Local delegates were on hand to take part in the 2023 Northwestern Ontario Municipal Association (NOMA) annual conference and AGM in Thunder Bay at the end of April, with a handful of presentations resonating with Fort Frances mayor Andrew Hallikas.
As part of the mayor’s regular updates during Monday night’s town council meeting, Hallikas shared that he, along with councillors John McTaggart and Mike Behan, as well as interim CAO Travis Rob, attended the three-day event that took place from April 26 to 28 in Thunder Bay. According to the mayor, the conference was an excellent time for municipal leaders to hear from other municipalities who may be dealing with issues similar in scope to Fort Frances, as well as to learn about new or different programs or initiatives that might be of benefit to residents here.
The first day of the conference featured opening ceremonies, words from a number of political leaders, and a panel discussion titled “Building Relationships with your Indigenous Neighbours.” The second day continued to feature many panels and presentations for municipal attendees.
“Day two began with a presentation on the benefits of group purchasing put on by the Canoe Procurement Group, a group that the Town of Fort Frances uses often,” Hallikas said.
“This was followed by a presentation on insurance with the theme that ‘Claims drive Premiums’ put on by Intact Public Entities. The first keynote of the day was next. The title was ’13 ways to kill a community.’ It was an excellent presentation by an author named Doug Griffiths. He has written a book of the same title, which is available online. I have his contact info if anyone is interested in reading his book. The final presentation before lunch was put on by the Ontario Forestry Industry (OFI) and was on transforming the future. The presenter was Ian Dunn the President and CEO of the OFI.”
Hallikas noted the afternoon session featured five different presentations on energy, presented by Ontario Power Generation, TC Energy, the Independent Electricity System Operator (IESO), Hydro One, and Enbridge.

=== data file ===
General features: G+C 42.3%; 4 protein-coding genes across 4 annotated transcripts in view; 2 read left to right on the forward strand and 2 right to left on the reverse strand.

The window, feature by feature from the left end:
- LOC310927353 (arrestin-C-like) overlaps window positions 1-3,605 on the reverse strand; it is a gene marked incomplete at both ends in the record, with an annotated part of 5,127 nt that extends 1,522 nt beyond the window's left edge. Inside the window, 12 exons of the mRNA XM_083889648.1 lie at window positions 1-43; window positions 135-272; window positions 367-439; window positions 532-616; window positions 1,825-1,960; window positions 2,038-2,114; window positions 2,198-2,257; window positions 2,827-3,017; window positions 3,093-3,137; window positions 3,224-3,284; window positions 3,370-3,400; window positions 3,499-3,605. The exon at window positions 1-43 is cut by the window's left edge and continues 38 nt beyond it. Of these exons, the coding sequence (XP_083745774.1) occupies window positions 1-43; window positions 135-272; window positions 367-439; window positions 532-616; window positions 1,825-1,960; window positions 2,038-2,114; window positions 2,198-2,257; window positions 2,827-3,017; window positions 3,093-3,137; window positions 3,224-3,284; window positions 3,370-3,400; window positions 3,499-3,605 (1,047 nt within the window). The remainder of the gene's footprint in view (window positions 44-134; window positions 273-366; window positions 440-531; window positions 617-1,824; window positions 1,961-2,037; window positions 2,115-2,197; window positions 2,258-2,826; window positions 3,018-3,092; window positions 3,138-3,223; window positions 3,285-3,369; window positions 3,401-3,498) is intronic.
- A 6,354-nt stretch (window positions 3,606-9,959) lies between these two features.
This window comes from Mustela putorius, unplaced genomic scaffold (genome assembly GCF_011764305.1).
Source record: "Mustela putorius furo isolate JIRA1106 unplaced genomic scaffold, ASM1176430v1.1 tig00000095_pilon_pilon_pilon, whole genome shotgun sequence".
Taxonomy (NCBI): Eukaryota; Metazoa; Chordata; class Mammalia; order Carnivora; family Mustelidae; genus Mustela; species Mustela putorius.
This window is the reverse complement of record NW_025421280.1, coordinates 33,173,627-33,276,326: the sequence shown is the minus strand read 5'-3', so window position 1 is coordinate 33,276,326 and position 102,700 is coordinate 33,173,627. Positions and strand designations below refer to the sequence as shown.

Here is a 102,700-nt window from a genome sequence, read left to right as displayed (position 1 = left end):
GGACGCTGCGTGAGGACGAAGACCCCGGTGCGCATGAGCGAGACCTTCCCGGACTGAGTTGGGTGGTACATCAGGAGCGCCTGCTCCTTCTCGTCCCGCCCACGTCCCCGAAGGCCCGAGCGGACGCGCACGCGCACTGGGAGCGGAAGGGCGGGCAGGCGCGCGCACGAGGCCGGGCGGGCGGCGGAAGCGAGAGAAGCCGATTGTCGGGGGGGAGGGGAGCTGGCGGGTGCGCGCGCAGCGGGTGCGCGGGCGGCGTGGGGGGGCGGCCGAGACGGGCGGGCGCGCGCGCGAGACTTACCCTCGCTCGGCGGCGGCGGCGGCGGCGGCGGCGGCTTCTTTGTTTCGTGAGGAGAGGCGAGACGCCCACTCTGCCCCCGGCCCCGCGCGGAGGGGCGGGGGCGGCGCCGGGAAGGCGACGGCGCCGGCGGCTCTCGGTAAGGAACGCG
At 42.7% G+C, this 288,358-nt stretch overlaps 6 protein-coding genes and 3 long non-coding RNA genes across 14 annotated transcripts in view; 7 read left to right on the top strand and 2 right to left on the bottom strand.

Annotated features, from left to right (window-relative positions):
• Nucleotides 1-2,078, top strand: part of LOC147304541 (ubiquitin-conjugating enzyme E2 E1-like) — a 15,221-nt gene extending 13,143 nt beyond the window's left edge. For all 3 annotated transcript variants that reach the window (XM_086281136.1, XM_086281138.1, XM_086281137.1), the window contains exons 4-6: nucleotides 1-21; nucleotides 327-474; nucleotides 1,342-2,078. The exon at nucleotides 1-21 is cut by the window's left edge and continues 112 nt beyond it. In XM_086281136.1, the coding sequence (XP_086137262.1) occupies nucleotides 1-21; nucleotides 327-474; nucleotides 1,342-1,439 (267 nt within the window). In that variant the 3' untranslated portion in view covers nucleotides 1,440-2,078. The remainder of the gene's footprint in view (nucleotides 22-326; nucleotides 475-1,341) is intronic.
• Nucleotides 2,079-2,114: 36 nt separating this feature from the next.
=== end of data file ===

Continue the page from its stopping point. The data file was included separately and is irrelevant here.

“It was interesting to note the competition between electrical energy suppliers and natural gas suppliers, and the different way in which they used statistics,” he said.
The Association of Local Public Health Agencies and Nuclear Waste Management Organization were also featured presenters on the second day of the conference.
On the third day of the conference, Hallikas highlighted two presentations of note, the first of which came from the Town of Marathon. That presentation showcased the town’s student councillor program, which Hallikas said “wowed the house.”
“The presentation was done by one of their student interns,” he said.
“They did a superlative job of convincing most delegates that this program was worth looking into. I spoke with Mayor Rick Dumas later and asked him to send us his town’s policy on student interns.”
Hallikas also brought attention to one of the final presentations of the conference, a discussion on phragmites and the potential devastation they could bring to the region if left unchecked. Phragmites (pronounced frag-MY-tees) are an invasive species of wetland grass also known as the European common reed, common reed or common reed grass that forms “dense, near monoculture stands,” five or more metres tall and with a density of over 200 stems per square metre, according to a document prepared by the Ontario Invasive Plant Council. The species was noted as Canada’s worst invasive plant species in 2005.
Hallikas said the presentation was well done, and strove to impart the concern that northern municipalities should have in regards to dealing with the threat phragmites presents to local waterways and ecologies.
“They remind me of Day of the Triffids,” Hallikas remarked.